To elaborate on the last point, at this initial stage the commercial party should have mapped out the location and ownership status of a counterparty’s assets and evaluated the enforceability of a possible judgment or arbitration award accordingly. This should directly inform the next stage of asset recovery planning, namely negotiating the proper dispute resolution provision in a contract – to arbitrate or to litigate, and in which jurisdiction?
On the one hand, courts, unlike most arbitration panels, have the power to issue relief on an ex parte basis, to issue orders against non-parties (including orders to turn over a party’s assets that it possesses or to produce documents requested by a party), and generally to enforce their own orders through law enforcement and criminal contempt orders – all of which can make resolving disputes through litigation preferable to resolving them through arbitration.
On the other hand, the cross-border enforceability of a judgment will depend on the laws, procedures and practices for the recognition of foreign judgments of the particular jurisdiction in which enforcement is sought. This means enforcement of judgments lacks the general uniformity that applies to the enforcement of arbitration awards as a result of the Convention on the Recognition and Enforcement of Foreign Arbitral Awards, better known as the New York Convention. Under the New York Convention, to which currently 156 states are a party, an arbitration award issued by a tribunal with its seat in one signatory State must be given the effect of a domestic judgment in the courts of any other signatory State, with only a limited number of grounds on which recognition can be opposed. The wide enforceability of arbitration awards, together with other features that are unique to arbitration (such as the confidentiality of the proceedings and the parties’ ability to chose the arbitrators) can point to arbitration as the preferred dispute resolution mechanism.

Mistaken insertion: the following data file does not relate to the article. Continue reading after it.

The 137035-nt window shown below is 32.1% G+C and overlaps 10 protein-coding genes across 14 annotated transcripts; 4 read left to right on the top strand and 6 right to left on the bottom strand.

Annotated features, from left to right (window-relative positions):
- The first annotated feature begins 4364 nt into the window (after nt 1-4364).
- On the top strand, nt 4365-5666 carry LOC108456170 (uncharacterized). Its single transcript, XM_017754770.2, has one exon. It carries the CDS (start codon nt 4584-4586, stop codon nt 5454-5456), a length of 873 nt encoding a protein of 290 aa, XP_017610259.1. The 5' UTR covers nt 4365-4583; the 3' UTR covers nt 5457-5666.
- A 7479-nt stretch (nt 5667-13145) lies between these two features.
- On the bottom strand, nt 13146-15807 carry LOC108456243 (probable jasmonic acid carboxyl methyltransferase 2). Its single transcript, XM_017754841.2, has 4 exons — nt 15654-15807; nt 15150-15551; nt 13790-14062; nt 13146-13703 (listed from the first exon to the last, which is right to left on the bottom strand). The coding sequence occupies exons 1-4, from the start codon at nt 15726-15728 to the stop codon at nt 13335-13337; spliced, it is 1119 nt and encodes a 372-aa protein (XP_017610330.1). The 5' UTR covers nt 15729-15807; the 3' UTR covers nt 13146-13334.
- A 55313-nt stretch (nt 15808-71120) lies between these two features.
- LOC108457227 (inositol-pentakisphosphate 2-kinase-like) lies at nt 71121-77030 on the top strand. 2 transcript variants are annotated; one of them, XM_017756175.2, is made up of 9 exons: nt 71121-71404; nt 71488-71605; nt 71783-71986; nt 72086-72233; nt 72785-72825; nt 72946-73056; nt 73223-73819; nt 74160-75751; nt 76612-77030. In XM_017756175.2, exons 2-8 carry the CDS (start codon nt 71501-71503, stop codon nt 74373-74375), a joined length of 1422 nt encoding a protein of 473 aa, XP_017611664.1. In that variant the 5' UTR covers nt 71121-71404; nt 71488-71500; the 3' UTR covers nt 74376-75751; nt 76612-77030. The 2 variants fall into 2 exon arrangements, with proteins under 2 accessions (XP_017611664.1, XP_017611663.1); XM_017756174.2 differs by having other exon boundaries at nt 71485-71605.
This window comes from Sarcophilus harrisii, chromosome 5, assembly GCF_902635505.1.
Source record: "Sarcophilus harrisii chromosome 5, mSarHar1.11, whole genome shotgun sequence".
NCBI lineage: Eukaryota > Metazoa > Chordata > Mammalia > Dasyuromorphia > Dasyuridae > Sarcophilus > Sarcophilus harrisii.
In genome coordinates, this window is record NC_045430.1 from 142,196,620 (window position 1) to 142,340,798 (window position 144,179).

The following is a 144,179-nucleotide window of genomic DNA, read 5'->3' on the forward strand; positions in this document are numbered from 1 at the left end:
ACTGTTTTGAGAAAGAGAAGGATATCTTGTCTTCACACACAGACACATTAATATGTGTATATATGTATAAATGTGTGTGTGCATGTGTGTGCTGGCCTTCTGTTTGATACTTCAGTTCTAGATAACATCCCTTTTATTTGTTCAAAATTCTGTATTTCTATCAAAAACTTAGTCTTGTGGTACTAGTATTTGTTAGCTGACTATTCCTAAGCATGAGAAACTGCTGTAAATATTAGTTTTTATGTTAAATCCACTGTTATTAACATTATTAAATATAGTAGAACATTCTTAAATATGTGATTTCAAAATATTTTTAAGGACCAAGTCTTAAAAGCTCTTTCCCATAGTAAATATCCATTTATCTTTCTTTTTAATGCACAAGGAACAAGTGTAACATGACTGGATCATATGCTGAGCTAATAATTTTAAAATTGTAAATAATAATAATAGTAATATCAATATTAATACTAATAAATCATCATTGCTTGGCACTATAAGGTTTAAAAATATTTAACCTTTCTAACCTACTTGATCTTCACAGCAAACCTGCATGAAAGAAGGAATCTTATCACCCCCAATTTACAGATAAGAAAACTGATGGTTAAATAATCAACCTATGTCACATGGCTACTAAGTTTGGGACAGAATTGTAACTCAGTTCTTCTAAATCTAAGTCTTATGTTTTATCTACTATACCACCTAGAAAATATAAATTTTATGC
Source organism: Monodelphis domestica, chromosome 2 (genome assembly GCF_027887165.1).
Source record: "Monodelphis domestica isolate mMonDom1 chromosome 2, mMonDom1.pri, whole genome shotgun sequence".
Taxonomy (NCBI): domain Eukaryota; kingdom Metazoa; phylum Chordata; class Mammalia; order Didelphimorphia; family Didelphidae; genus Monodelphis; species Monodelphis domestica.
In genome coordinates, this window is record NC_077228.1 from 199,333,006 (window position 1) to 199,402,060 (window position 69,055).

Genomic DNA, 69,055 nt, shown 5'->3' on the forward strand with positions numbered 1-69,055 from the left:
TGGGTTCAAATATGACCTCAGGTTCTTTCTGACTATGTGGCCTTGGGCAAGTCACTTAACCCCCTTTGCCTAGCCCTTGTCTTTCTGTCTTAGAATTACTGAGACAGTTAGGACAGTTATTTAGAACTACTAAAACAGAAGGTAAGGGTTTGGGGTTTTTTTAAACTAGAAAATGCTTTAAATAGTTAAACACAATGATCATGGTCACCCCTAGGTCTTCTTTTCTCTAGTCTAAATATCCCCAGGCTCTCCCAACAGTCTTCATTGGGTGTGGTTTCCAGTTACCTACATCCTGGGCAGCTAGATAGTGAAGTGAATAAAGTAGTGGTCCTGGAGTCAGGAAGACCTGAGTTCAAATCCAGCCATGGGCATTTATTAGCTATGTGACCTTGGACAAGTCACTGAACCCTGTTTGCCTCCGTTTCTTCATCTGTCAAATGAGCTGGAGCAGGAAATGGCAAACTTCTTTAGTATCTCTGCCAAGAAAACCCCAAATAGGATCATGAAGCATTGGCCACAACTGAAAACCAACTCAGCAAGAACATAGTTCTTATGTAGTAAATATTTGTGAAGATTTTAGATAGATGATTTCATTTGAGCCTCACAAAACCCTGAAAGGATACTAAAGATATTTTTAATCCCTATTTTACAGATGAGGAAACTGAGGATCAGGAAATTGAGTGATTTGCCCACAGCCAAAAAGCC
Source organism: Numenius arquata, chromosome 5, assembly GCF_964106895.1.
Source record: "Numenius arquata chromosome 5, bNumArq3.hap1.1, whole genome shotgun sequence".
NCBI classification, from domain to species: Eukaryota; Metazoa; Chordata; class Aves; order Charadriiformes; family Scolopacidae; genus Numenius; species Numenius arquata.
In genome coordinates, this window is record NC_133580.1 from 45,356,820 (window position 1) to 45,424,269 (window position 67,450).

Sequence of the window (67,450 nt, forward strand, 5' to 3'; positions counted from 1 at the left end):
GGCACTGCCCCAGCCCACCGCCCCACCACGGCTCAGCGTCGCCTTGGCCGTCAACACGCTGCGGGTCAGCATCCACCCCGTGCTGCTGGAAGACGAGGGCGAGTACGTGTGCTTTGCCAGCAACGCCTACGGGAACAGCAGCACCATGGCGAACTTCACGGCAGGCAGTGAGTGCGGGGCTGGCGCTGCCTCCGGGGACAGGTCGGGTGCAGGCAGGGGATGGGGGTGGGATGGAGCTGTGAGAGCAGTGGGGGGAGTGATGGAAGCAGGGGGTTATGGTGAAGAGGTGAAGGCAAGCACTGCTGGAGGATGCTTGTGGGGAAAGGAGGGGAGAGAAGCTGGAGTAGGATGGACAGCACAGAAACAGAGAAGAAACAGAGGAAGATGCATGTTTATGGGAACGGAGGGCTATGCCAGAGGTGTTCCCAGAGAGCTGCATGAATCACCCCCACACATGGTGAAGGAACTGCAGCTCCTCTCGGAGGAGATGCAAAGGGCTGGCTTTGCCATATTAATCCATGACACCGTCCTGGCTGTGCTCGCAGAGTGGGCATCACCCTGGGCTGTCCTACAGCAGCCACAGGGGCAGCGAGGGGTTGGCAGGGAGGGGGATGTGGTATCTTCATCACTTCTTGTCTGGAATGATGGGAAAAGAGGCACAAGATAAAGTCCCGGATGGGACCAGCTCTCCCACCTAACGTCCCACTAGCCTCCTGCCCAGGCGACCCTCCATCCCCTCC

If litigation is deemed the appropriate dispute-resolution mechanism, then it may be advisable to select as the designated forum a jurisdiction in which the counterparty’s valuable assets are located, so that a resulting judgment will be immediately enforceable against the assets located there without having to get the judgment recognised in another jurisdiction. Alternatively, a commercial actor could negotiate the designation of a forum whose judgments are considered to be reliable by the courts of the jurisdictions where assets are located, so that the likelihood of recognition is increased.